|Publication number||US3835825 A|
|Publication date||Sep 17, 1974|
|Filing date||May 26, 1972|
|Priority date||Nov 21, 1969|
|Publication number||US 3835825 A, US 3835825A, US-A-3835825, US3835825 A, US3835825A|
|Inventors||A Baxendale, E Young|
|Original Assignee||Brico Eng|
|Export Citation||BiBTeX, EndNote, RefMan|
|Patent Citations (9), Referenced by (6), Classifications (26)|
|External Links: USPTO, USPTO Assignment, Espacenet|
0 United States Patent 1191 1111 3,835,825 Baxendale et al; Sept. 17, 1974 INTERNAL COMBUSTION ENGINES 3,690,305 9 1972 Shimada 123/32 AE 3,703,162 11/1972 Aono 123/97 B  Inventors. Albert Edward Baxendale, Edward 3,705,572 2/1972 Bloomfieldm 12332 EA John Young, both Of Coventry, 3,727,591 4/1973 Suda 123/97 13 England 3,735,742 5/1973 Aono 123/97 13 3,742,920 7/1973 Black 123/32 EA [731 Asslgnee' ggj gg gai gfig 3,747,575 7/1973 Eisele 613i. 123/32 EA  Filed: May 26, 1972 Primary Examiner-Wendell E. Burns [211 App] NO 257 Attorney, Agent, or Firm-Brisebois & Kruger Related US. Application Data 57 ABSTRACT  528 4 5 1970 An internal combustion engine is provided with valve means for admitting air to the engine inlet manifold downstream of the throttle valve, and the valve means  Foreign Apphcatlmi i Data is operative to pass air to the inlet manifold under en- Nov.2l, 1969 Great Br1ta1n 57186/69 gine ovel. run Conditions when the throttle valve is closed, the supply of fuel is cut-off and the engine  Cl 123/97 123/32 1 2 30 0 2: speed is substantially above idling speed.  Int CL F02! 33/00, Fozd 11/10 F02) 49/00 There is also described a fuel injection system having  Field of Search 123/97 B, 102 R, 32 EA, Plurahty f" f arranged 9 Supply 123 /32 AB 119 R fuel to an engine and including means which are operative, after the supply of fuel has been cut-off  References Cited dfiiring engine overl-rurl confditlionts, tlo deliver fuel to t e engine v1a a p ura 1ty o t e ue in ection va ves UNITED STATES PATENTS 1 slmultaneousl 3,570,460 3/1971 Rabus 123/97 B y 3,661,126 5/1972 Baxendale 123/32 EA 3 Clalms, 6 Drawlng Flgures 47 v,1 1 B F ,u PULSE GEN.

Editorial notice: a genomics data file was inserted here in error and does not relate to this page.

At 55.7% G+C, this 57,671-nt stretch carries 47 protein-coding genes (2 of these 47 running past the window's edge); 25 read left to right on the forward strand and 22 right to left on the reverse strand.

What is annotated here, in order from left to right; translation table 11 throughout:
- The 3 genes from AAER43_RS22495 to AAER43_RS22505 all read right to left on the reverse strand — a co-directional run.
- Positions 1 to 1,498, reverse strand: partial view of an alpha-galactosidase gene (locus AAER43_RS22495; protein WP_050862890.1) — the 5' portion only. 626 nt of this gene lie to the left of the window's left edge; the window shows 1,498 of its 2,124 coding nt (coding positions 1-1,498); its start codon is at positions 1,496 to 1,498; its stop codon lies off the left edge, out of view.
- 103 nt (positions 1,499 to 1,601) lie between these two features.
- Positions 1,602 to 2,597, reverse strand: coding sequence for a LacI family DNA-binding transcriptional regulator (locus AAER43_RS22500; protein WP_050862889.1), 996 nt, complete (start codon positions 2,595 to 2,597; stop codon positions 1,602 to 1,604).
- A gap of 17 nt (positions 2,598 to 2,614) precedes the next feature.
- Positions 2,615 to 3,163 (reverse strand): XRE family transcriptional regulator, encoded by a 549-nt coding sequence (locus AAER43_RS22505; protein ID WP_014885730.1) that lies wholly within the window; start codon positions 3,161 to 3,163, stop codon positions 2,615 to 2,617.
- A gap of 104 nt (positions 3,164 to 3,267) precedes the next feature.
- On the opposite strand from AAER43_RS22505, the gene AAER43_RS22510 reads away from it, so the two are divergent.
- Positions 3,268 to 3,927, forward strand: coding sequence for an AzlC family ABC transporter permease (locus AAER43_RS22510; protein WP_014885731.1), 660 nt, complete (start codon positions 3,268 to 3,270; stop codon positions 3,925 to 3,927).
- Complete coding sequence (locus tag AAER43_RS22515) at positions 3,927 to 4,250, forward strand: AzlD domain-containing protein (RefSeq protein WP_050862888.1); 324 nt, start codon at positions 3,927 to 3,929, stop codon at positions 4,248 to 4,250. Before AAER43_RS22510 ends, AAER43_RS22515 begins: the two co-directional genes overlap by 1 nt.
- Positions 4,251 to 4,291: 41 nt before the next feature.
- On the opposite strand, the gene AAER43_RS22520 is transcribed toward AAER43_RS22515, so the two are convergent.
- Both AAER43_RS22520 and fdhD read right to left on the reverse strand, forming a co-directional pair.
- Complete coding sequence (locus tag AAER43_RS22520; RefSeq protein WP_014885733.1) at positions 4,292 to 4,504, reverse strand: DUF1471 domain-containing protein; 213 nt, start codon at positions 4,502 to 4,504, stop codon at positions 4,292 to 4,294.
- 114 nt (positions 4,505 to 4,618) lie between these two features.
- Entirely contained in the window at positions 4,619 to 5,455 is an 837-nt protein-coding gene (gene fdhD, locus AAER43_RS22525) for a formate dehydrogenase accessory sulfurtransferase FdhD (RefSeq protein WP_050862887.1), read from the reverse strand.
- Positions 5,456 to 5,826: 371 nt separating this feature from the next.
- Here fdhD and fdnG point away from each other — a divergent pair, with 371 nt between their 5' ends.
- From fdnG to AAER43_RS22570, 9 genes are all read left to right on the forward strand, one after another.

PULSE GEN 1 1 w':l=
EAIENIEB m s-;s%;a2s SHEET 1 BF 2 FUEL METERING Fig.1
OVERRUN FUEL CUT OFF CIRCU ZJZa TO FUEL INJECTORS 3p 31L THROTTLE SWITCH TRIGGER DIODE TER SCHMITT TRANSIS- PUMP TOR FOLLOWER 33 TR|G GER swnqcu PAIENTEB SEP 1 7 I974 SHEET 2 OF 2 5 AMP.
NSIS OR SWITCH 6 SCHMITT TRIGGER THR OTTlE SWITCH 66 EMITTER DIODE PUMP 5+ FOLLOWER BUFFER Fig.5
INTERNAL COMBUSTION ENGINES This is a division of application Ser. No. 89,279, filed Nov. 13, 1970, now US. Pat. No. 3,702,603 of Nov. 14, 1972.
The present invention relates to internal combustion engines.
From one aspect the invention provides an internal combustion engine including means for admitting air into the induction system of the engine under over-run conditions.
Over-run conditions are defined as those pertaining when the engine throttle valve is closed or substantially closed, the supply of fuel is cut-off or substantially reduced and the engine operating speed is substantially above its idling speed. The air may be admitted into the induction system through valve means which are opened under engine over-run conditions.